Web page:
I recently stumbled across van Gogh’s paintings of shoes. I wasn’t aware that this was a favorite subject for him. The story is that he would buy old shoes from flea markets and wear them through mud until they were interesting enough to paint.

I have to wonder about the symbolism. Shoes are necessary protection in daily life. A motif with many meanings in many cultures. A fashion obsession and status symbol in some. Deep spiritual connotations in others; shoes are often mentioned in the Bible, especially removing them as an act of reverence and faith. I wonder if van Gogh thought while he painted about the places these shoes had been, the people who wore them, what their life-journeys were like. What stories the shoes might tell, maybe just metaphorically, humbly, in their layers of dust and mud from long, hard travels on this Earth.

Lots to ponder with van Gogh and his shoes.

As I travel through life in my own.

He really does keep turning up, everywhere I go.

My shoes.

I’ve found these to be the most comfortable since breaking my foot, a year ago today.
Lots more to explore there, on brokenness and healing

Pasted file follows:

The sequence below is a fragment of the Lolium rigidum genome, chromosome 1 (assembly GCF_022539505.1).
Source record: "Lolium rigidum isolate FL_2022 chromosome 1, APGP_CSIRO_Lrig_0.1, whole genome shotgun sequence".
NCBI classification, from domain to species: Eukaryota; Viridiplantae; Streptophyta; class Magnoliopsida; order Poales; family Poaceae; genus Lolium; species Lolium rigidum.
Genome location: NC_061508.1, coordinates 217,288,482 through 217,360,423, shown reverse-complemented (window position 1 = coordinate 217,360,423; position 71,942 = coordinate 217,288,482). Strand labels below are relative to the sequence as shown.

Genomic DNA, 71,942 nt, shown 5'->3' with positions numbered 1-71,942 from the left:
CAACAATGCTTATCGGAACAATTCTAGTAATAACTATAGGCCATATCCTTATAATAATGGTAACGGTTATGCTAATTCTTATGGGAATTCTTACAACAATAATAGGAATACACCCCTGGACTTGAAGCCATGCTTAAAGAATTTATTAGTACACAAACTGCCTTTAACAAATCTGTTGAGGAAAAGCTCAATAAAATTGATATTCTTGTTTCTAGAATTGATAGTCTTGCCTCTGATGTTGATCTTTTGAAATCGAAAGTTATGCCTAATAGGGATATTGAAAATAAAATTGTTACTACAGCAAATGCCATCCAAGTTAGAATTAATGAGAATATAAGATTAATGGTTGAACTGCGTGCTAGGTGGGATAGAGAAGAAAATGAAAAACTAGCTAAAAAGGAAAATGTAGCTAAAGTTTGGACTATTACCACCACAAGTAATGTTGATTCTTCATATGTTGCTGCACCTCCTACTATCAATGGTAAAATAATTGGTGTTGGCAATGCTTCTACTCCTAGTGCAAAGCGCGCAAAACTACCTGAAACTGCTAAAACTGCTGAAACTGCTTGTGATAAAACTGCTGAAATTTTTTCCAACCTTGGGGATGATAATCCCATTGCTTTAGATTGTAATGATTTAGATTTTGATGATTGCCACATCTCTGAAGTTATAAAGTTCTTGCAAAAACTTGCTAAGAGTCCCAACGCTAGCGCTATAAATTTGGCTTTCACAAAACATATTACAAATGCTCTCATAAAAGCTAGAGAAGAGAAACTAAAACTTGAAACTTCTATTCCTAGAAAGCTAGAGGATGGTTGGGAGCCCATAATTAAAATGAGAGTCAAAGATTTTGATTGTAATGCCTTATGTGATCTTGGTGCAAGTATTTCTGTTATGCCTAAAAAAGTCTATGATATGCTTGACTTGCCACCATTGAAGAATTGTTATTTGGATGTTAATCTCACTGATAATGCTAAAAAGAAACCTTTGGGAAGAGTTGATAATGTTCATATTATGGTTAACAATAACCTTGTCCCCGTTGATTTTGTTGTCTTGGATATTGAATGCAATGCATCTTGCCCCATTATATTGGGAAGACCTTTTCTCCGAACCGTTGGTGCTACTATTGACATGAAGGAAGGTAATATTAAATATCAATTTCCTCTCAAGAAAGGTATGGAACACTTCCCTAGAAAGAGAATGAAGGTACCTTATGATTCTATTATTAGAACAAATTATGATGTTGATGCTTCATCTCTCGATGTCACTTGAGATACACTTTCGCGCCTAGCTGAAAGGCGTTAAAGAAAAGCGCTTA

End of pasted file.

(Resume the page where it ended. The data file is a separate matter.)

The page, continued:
.

How perfect is it that they are Vans. Wherever I may Gogh.

*******

written for the Tuesday Slice of Life Story Challenge with Two Writing Teachers.
Our stories often remind us of where we’ve been, where we are going, and who we are.
Writing them leads to surprising discoveries.
Sometimes those within ourselves.
Sometimes awe, at what lies beyond.

Awe: The blue hour

In continuation of a series of posts on my guiding word for 2021, awe, I am celebrating the power of poetry.

For who among us was not filled with awe, listening to Amanda Gorman reading her inaugural poem?

Once again, we experience what words can do to inspire, unite, and heal.

Poems also paint a vision. Of things remembered, things hoped for things, things imagined…

Much as artists do on canvas.

Last year Vincent van Gogh’s “The Starry Night” took on a special significance for me. I wrote about it in The portal. For me, “The Starry Night” has become a symbol of looking beyond.

Van Gogh painted it while in the asylum of Saint-Paul-de-Mausole. He didn’t paint what he saw from his windows, but what he imagined, maybe what he dreamed for, hoped for, in the innermost part of his suffering heart. Perhaps it was an act of faith.

All those blues and the night remind me of “the blue hour,” loosely defined as the time when blue wavelengths of the subhorizon sun paint the landscape at dawn or dusk.

Perhaps this had a hand in my recent spontaneous sketch of my word for 2021, awe. I depicted it as a sunrise, or maybe a sunset.

So now I ask myself: How is it that I imagine a rising or setting sun as “awe” in a metaphorical way? I think of van Gogh’s starry night, the blue hour, and the imaginings, the hopes, of my heart…which have turned into a prayer for the repairing of relationships. Does love not conquer all? What inspires more awe than that?

And so I wrote a poem.

I wove some of van Gogh’s quotes into it: